Standing, or sitting in that very comfortable skipper’s chair, the view out the curved windscreen at the helm station is impressive. It wouldn’t be hard to put the helm on autopilot on a long passage and catch a few ‘Zs’ in the chair ? it’s that comfortable.
But because the flybridge is so big, it’s impossible to see the corners of the boat out the back. This makes it hard for docking stern first in a marina.
This is why the optional remote control (which can be used in the cockpit or on the balcony at the back of the flybridge), is a must ? it makes backing into a marina berth quite simple.
Trim tabs are fitted more to balance the boat fore and aft than to counter side winds. In full load configuration, (that is 5000lt of fuel stored on the centreline, and 800lt of water), the tabs are set down and in light ship mode they are set in the up position.
With its $2 million-plus price tag the Precision 58 is aimed at owners who are successful in their professions and expect value for their hard-earned cash. There’s no doubt Precision Cruisers have raised the level of semi-custom building to meet that market and their range is a fine example of Aussie design and craftsmanship, which can hold its own anywhere in the world.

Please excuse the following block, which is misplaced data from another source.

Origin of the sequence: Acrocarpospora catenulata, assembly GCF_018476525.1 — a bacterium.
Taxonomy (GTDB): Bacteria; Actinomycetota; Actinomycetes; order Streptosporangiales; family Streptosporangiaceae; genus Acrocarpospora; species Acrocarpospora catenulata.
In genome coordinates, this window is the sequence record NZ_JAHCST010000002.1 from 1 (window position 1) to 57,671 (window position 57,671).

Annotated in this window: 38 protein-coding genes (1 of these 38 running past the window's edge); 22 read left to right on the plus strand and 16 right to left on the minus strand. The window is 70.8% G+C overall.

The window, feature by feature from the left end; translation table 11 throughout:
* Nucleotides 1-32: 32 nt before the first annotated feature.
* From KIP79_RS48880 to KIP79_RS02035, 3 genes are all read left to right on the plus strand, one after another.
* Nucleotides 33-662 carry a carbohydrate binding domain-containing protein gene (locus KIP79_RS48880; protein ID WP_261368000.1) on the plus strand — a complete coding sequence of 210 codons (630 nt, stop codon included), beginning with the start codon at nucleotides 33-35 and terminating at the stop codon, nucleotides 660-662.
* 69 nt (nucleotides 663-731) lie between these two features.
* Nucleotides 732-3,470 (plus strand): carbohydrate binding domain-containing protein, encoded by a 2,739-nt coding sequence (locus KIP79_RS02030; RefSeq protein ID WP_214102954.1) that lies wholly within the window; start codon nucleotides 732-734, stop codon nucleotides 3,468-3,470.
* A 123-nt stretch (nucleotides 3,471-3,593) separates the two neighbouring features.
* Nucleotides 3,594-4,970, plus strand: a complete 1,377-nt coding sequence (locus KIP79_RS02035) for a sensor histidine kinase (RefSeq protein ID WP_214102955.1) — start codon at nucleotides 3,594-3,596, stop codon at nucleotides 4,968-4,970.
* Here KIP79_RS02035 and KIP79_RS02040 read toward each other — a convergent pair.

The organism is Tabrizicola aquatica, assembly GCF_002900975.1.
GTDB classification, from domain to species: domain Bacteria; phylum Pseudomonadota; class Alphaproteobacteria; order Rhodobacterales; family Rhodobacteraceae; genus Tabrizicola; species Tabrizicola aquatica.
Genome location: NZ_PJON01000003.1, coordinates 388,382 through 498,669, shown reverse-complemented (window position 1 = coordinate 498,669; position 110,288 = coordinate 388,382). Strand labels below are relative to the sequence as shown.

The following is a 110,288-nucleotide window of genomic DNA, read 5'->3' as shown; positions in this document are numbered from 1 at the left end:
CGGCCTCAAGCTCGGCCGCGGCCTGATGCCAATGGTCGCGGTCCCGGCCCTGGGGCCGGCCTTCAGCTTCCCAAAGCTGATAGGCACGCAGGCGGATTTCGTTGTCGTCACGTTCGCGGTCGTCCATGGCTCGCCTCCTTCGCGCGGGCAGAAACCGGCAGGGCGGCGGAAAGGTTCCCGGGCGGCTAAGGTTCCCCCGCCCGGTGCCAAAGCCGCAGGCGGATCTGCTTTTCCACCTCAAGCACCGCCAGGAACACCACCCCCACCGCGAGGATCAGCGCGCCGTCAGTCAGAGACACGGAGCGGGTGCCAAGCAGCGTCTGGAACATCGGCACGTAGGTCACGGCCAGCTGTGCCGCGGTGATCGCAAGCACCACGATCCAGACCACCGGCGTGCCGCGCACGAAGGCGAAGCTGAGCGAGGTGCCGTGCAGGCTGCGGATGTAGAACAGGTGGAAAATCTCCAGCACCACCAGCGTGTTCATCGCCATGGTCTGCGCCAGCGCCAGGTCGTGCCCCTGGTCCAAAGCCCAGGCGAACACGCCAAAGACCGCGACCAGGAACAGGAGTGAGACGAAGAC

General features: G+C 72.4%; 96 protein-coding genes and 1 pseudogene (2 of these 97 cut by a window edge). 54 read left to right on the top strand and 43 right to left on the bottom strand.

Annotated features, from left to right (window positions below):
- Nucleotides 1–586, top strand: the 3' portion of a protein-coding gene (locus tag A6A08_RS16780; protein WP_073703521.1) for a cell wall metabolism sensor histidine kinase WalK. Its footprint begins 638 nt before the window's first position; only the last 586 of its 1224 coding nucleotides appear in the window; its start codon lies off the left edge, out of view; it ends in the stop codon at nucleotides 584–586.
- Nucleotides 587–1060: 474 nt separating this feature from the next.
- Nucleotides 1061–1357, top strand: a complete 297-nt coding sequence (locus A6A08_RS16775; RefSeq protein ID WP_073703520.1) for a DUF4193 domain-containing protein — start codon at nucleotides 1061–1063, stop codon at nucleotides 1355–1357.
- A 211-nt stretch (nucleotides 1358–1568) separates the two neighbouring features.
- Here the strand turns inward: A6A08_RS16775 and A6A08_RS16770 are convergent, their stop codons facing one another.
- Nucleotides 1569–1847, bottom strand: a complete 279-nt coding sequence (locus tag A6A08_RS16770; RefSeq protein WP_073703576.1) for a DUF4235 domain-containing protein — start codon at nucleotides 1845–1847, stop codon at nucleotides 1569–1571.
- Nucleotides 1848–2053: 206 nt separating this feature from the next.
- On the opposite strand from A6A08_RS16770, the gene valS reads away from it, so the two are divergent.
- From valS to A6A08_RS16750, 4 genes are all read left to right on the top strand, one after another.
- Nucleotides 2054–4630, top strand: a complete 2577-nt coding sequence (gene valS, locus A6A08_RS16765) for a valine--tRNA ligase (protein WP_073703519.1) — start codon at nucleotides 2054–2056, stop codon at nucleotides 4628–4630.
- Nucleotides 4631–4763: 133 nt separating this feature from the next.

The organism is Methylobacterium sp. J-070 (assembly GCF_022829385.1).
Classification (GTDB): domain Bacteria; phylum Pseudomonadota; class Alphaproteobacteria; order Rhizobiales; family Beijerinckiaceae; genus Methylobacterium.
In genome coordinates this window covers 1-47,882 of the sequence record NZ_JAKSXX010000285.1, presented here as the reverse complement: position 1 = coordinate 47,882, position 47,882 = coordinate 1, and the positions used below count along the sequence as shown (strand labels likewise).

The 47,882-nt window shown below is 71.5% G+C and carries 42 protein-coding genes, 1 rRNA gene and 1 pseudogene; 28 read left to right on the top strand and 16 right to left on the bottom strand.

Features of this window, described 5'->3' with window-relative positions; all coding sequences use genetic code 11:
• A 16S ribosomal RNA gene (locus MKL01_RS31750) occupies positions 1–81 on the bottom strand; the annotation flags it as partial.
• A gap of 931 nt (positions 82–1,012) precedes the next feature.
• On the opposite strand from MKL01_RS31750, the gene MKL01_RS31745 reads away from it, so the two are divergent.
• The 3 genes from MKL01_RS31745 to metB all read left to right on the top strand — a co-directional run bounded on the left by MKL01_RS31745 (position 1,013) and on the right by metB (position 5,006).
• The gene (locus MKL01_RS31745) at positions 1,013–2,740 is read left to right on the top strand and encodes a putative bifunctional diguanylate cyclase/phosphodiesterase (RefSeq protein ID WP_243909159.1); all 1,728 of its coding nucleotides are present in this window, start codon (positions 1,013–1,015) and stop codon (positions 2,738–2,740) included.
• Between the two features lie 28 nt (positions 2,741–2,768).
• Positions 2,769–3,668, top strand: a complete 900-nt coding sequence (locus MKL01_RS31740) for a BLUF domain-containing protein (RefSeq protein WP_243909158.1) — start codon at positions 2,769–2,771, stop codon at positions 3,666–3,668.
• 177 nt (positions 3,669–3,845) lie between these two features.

Twin 1015hp Caterpillar C18 diesels, with five bladed Teignbridge props, power the Precision 58.
The performance figures were recorded with half fuel and water and three people on board in smooth seas.
KNOTS – RPM
1.1 – 880
4.4 – 1900
8.8 – 2130
HULL LENGTH: 17.68m
DRY WEIGHT: 26,500kg
FUEL CAPACITY: 5000lt
WATER CAPACITY: 850lt
SLEEPING CAPACITY: 8
WORDS : KEVAN WOLFE
+ Semi-custom built; Good manoeuvrability
– Rear visibility